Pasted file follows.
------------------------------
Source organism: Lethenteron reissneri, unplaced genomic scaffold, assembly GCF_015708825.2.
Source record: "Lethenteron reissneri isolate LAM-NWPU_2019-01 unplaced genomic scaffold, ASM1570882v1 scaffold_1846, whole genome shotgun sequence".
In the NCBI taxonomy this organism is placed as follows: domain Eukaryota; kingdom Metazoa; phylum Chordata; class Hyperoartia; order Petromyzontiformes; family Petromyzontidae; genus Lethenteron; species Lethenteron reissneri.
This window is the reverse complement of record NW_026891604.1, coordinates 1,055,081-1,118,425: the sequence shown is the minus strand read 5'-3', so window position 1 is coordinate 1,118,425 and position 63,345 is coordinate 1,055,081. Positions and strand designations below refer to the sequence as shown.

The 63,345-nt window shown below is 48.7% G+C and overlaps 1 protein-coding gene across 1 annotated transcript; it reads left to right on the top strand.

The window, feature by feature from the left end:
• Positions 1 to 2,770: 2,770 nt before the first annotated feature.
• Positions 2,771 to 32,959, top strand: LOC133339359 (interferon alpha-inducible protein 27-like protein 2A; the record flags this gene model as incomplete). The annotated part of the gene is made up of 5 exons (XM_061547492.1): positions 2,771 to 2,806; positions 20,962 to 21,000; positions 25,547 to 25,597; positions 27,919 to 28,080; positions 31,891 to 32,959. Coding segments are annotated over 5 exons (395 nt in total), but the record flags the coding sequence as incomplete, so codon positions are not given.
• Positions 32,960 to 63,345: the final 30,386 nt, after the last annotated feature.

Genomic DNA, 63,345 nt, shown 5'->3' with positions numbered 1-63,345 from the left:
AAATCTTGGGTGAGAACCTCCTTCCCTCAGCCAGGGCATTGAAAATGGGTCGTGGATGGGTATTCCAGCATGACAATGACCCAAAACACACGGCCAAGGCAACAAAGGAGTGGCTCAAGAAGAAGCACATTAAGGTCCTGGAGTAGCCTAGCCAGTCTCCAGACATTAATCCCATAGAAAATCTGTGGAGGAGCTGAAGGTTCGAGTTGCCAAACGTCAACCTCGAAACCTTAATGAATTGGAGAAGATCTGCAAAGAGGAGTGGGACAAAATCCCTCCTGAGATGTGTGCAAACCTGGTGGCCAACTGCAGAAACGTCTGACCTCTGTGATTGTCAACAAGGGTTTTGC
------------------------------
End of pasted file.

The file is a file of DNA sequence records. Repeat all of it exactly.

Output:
Source organism: Lethenteron reissneri, unplaced genomic scaffold, assembly GCF_015708825.2.
Source record: "Lethenteron reissneri isolate LAM-NWPU_2019-01 unplaced genomic scaffold, ASM1570882v1 scaffold_1846, whole genome shotgun sequence".
In the NCBI taxonomy this organism is placed as follows: domain Eukaryota; kingdom Metazoa; phylum Chordata; class Hyperoartia; order Petromyzontiformes; family Petromyzontidae; genus Lethenteron; species Lethenteron reissneri.
This window is the reverse complement of record NW_026891604.1, coordinates 1,055,081-1,118,425: the sequence shown is the minus strand read 5'-3', so window position 1 is coordinate 1,118,425 and position 63,345 is coordinate 1,055,081. Positions and strand designations below refer to the sequence as shown.

The 63,345-nt window shown below is 48.7% G+C and overlaps 1 protein-coding gene across 1 annotated transcript; it reads left to right on the top strand.

The window, feature by feature from the left end:
• Positions 1 to 2,770: 2,770 nt before the first annotated feature.
• Positions 2,771 to 32,959, top strand: LOC133339359 (interferon alpha-inducible protein 27-like protein 2A; the record flags this gene model as incomplete). The annotated part of the gene is made up of 5 exons (XM_061547492.1): positions 2,771 to 2,806; positions 20,962 to 21,000; positions 25,547 to 25,597; positions 27,919 to 28,080; positions 31,891 to 32,959. Coding segments are annotated over 5 exons (395 nt in total), but the record flags the coding sequence as incomplete, so codon positions are not given.
• Positions 32,960 to 63,345: the final 30,386 nt, after the last annotated feature.

Genomic DNA, 63,345 nt, shown 5'->3' with positions numbered 1-63,345 from the left:
AAATCTTGGGTGAGAACCTCCTTCCCTCAGCCAGGGCATTGAAAATGGGTCGTGGATGGGTATTCCAGCATGACAATGACCCAAAACACACGGCCAAGGCAACAAAGGAGTGGCTCAAGAAGAAGCACATTAAGGTCCTGGAGTAGCCTAGCCAGTCTCCAGACATTAATCCCATAGAAAATCTGTGGAGGAGCTGAAGGTTCGAGTTGCCAAACGTCAACCTCGAAACCTTAATGAATTGGAGAAGATCTGCAAAGAGGAGTGGGACAAAATCCCTCCTGAGATGTGTGCAAACCTGGTGGCCAACTGCAGAAACGTCTGACCTCTGTGATTGTCAACAAGGGTTTTGC